Another potential problem is that the act of handling the Pec Pad wipes in order to cut them into strips (not to mention the cutting itself) can introduce unwanted particles that would then be dragged across the surface of the sensor filter.
#3. "RE: Pec Pads?" | In response to Reply # 0
>After using about 3 of the swabs, I was able to get it clean.
>Now the spots are back. I used 2 swabs and I'm left with
>streaks now from the spots. I believe I used enough pressure
>and the proper amount of eclipse fluid.
Probably not. I've watched people at the show and exhibition demos try out both the Copper Hill and the Visible Dust products (they're almost identical). Most people go about the process quite gingerly, even those who've successfully used the products before. Too much time elapses between cleanings and we forget that a fair amount of pressure should be applied. Happens to me too. The demo video on the Copper Hill site provides a reminder.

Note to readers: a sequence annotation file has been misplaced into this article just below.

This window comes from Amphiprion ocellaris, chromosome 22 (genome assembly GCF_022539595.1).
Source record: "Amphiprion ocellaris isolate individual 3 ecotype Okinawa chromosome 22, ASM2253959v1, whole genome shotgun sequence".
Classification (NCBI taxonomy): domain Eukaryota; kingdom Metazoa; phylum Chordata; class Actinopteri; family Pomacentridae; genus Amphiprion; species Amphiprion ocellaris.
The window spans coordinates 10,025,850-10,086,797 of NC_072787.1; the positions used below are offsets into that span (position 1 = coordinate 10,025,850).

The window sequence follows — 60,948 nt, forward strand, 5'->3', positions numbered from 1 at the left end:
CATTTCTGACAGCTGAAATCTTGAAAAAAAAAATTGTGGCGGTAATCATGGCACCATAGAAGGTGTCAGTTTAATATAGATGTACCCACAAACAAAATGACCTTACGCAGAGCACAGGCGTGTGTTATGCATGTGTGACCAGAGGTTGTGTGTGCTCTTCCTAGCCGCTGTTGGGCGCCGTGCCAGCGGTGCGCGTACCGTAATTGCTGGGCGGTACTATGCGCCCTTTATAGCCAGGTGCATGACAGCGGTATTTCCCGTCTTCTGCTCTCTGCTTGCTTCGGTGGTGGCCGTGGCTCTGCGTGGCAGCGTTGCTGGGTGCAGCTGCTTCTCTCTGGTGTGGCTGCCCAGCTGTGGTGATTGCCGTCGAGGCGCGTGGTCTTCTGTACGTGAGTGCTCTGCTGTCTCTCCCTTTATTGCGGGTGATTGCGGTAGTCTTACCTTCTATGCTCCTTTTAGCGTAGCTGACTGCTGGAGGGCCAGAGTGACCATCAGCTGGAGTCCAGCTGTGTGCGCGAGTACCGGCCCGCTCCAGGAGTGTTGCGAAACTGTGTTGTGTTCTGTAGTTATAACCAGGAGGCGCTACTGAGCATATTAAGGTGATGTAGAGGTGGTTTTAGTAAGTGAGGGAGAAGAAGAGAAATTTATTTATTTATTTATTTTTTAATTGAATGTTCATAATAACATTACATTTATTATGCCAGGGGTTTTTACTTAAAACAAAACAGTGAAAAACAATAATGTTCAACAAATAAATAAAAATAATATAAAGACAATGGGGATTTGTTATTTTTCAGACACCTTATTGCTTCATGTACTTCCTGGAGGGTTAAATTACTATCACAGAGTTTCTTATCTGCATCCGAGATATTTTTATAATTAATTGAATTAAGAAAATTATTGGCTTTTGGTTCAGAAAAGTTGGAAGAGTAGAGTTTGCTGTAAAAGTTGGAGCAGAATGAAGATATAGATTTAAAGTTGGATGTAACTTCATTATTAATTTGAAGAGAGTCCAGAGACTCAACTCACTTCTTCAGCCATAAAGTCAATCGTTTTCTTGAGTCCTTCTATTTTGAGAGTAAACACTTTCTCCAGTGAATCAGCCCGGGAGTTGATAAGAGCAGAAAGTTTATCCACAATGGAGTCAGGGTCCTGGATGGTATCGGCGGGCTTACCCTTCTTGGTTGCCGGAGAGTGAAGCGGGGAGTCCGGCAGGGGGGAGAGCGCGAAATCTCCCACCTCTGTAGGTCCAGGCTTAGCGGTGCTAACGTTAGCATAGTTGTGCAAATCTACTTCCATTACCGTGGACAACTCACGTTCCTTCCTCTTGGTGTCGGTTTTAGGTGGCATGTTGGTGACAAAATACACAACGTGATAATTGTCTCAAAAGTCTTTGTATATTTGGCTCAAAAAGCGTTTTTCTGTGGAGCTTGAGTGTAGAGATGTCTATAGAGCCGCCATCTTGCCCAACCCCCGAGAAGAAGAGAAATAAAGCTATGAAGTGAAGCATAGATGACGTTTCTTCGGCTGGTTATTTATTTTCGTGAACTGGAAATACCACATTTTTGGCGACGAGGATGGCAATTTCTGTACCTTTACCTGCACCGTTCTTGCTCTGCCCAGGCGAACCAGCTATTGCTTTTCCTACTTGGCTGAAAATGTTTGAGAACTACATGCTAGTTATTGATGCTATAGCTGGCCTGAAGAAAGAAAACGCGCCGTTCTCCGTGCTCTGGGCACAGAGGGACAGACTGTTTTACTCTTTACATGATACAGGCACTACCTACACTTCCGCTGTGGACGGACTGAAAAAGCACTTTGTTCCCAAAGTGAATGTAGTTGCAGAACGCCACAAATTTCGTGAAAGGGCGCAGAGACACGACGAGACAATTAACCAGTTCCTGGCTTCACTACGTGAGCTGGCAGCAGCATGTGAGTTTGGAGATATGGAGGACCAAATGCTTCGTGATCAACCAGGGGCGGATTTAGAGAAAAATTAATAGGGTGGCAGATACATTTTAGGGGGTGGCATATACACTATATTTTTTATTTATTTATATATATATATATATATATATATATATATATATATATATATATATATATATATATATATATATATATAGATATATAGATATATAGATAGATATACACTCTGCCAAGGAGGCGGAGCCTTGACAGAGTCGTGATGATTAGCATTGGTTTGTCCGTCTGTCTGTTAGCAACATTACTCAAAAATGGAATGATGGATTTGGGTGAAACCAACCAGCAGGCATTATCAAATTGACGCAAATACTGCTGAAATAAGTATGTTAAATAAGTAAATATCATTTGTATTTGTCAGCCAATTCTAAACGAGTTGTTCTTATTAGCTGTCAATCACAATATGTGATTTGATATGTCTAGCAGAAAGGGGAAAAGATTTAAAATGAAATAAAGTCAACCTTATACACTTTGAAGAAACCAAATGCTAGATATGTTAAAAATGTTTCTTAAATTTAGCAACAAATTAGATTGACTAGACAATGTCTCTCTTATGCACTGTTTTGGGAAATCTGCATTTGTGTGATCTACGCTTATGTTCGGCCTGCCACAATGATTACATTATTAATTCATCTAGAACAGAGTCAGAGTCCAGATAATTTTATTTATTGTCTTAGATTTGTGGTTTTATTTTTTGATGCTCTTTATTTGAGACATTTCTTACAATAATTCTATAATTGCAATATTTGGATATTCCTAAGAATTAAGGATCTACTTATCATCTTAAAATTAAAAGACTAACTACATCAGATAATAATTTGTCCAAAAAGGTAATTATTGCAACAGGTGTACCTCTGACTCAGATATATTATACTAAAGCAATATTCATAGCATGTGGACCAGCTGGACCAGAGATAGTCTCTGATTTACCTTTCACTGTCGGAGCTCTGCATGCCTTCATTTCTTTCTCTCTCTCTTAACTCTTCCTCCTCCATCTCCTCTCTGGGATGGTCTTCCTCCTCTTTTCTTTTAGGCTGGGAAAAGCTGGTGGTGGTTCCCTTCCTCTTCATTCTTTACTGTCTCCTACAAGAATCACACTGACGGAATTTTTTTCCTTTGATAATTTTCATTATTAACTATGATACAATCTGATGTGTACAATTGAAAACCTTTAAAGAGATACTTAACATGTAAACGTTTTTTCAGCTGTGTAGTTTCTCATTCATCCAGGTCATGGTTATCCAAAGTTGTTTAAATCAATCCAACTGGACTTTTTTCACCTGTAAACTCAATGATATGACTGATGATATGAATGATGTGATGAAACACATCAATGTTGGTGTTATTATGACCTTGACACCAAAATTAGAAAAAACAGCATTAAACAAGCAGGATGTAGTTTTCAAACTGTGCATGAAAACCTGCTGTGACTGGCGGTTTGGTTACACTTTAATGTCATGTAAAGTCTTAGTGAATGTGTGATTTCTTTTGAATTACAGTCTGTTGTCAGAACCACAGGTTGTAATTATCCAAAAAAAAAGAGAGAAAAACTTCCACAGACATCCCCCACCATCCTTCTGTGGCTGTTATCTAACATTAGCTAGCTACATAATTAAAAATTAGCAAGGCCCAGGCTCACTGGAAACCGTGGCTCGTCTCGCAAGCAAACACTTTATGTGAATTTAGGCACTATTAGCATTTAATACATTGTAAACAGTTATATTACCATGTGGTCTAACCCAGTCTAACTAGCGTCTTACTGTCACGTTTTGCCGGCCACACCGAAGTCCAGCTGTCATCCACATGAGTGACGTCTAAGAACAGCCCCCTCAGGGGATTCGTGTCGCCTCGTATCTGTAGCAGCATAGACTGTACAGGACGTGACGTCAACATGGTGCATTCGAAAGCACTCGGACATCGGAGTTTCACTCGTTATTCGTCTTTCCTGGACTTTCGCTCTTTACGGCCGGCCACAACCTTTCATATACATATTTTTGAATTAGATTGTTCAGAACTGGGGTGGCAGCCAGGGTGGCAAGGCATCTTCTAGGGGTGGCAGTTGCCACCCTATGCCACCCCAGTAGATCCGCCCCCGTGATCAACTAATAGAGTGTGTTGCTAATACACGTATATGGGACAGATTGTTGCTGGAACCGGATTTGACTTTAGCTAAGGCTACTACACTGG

>1.) What are the Pec-Pads for? Are they the same material used
>on the swabs, can you replace the paper on the plastic swabs
>with this? I would hate to not be able to reuse them. Looking
>for somewhere that sells replacement paper swabs.
Pec Pad packaging states "Safe for emulsion, optics, scanners, copiers and compact discs." External surfaces only in other words.
>"PEC*PAD is not recommended for cleaning the CCD. It is
>not the same material used in the Sensor Cleaning Swabs. PSI
>does not approve or warranty the CCD or any camera part from